A fundamental philosophical question that arises in connection with evolutionary theory is whether the fittest patterns of behavior are always the most rational. Are fitness and rationality fully compatible? When behavioral rationality is characterized formally as in classical decision theory, the question becomes mathematically meaningful and can be explored systematically by investigating whether the optimally fit behavior predicted by evolutionary process models is decision-theoretically coherent. Upon investigation, it appears that in nontrivial evolutionary models the expected behavior is not always (...)
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  16.  38
    Belief Contraction in the Context of the General Theory of Rational Choice.Hans Rott - 1993 - Journal of Symbolic Logic 58 (4):1426-1450.
    This paper reorganizes and further develops the theory of partial meet contraction which was introduced in a classic paper by Alchourrón, Gärdenfors, and Makinson. Our purpose is threefold. First, we put the theory in a broader perspective by decomposing it into two layers which can respectively be treated by the general theory of choice and preference and elementary model theory. Second, we reprove the two main representation theorems of AGM and present two more representation results for the finite case (...)
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  17.  81
    Rational Choice on Non-Finite Sets by Means of Expansion-Contraction Axioms.M. Carmen Sánchez - 1998 - Theory and Decision 45 (1):1-17.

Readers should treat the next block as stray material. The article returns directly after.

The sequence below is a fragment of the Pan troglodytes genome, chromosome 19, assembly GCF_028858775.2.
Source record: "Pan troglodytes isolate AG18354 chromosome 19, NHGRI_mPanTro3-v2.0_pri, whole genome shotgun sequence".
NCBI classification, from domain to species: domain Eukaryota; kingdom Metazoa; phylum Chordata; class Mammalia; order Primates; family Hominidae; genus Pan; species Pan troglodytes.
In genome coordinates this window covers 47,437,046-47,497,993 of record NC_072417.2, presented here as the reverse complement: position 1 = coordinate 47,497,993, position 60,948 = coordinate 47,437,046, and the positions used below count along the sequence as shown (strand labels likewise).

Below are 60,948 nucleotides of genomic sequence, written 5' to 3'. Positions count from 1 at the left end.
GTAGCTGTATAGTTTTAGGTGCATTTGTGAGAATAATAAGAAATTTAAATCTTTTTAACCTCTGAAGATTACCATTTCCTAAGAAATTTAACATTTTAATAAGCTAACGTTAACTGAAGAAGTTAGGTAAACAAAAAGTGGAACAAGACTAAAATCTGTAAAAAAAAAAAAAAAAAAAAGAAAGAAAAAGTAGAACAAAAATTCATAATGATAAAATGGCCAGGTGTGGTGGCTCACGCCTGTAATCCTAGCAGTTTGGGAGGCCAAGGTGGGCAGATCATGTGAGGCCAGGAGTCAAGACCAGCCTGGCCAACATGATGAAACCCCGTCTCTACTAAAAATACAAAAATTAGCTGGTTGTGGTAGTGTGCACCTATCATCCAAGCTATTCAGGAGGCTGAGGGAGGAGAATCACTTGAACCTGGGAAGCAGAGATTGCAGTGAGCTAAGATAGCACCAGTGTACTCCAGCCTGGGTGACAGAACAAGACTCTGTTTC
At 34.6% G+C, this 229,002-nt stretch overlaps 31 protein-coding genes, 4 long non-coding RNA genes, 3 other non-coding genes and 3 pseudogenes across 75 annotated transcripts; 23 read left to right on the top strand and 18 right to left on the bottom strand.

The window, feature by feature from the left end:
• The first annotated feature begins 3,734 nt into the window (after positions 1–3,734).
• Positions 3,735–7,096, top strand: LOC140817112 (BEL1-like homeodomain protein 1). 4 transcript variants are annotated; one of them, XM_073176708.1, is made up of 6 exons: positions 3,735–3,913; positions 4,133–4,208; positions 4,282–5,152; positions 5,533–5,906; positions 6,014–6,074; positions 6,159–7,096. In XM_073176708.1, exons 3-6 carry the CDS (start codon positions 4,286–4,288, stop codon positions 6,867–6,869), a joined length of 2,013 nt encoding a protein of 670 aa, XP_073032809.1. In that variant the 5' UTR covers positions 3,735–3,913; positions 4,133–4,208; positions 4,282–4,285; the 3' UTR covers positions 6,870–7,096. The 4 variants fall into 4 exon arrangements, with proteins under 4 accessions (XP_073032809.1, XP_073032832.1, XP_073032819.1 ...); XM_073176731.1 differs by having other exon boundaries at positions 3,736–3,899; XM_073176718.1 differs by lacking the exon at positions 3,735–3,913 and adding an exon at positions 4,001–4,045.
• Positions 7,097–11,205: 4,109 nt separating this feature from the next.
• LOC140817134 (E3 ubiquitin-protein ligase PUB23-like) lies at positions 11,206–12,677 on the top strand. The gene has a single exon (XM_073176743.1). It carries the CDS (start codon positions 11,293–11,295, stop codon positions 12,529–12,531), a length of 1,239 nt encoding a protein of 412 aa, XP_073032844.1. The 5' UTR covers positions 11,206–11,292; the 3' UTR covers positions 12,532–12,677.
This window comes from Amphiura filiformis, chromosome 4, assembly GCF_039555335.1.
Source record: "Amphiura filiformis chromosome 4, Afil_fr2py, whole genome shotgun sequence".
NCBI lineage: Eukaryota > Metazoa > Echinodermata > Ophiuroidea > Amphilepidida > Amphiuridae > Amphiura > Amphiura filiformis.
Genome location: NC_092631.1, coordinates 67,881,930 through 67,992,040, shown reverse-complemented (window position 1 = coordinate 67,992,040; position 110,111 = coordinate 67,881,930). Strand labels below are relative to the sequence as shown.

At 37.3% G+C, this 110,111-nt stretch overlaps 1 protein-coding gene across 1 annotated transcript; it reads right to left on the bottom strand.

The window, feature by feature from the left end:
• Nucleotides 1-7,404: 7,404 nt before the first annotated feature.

The rationalization of a choice function, in terms of assumptions that involve expansion or contraction properties of the feasible set, over non-finite sets is analyzed. Schwartz's results, stated in the finite case, are extended to this more general framework. Moreover, a characterization result when continuity conditions are imposed on the choice function, as well as on the binary relation that rationalizes it, is presented.
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  18.  18
    Order Extensions, Budget Correspondences, and Rational Choice.Susanne Fuchs-Seliger - 2012 - Theory and Decision 72 (4):431-444.
    This article is concerned with extensions of a continuous ordering R on a set X to a subset P of the power set of X. The underlying topology will be the Hausdorff metric topology. We will see that continuous extensions of R do not require that P contain every nonempty finite subset of X. Therefore, the analysis can be applied to consumer theory and inverse choice functions. In analogy to these functions budget correspondences are established which relate alternatives x (...)
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  19. Uncertainty in the Context of Pragmatist Philosophy and Rational Choice Theory.Jeffrey Helzner - manuscript
  20.  3
    For an Integrative Theory of Social Behaviour: Theorising with and Beyond Rational Choice Theory.Tibor Rutar - forthcoming - Journal for the Theory of Social Behaviour.
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  21.  41
    Incommensurability, Incomparability, and Rational World-Choice.Myron Arthur Penner - 2014 - International Journal for Philosophy of Religion 75 (1):13-25.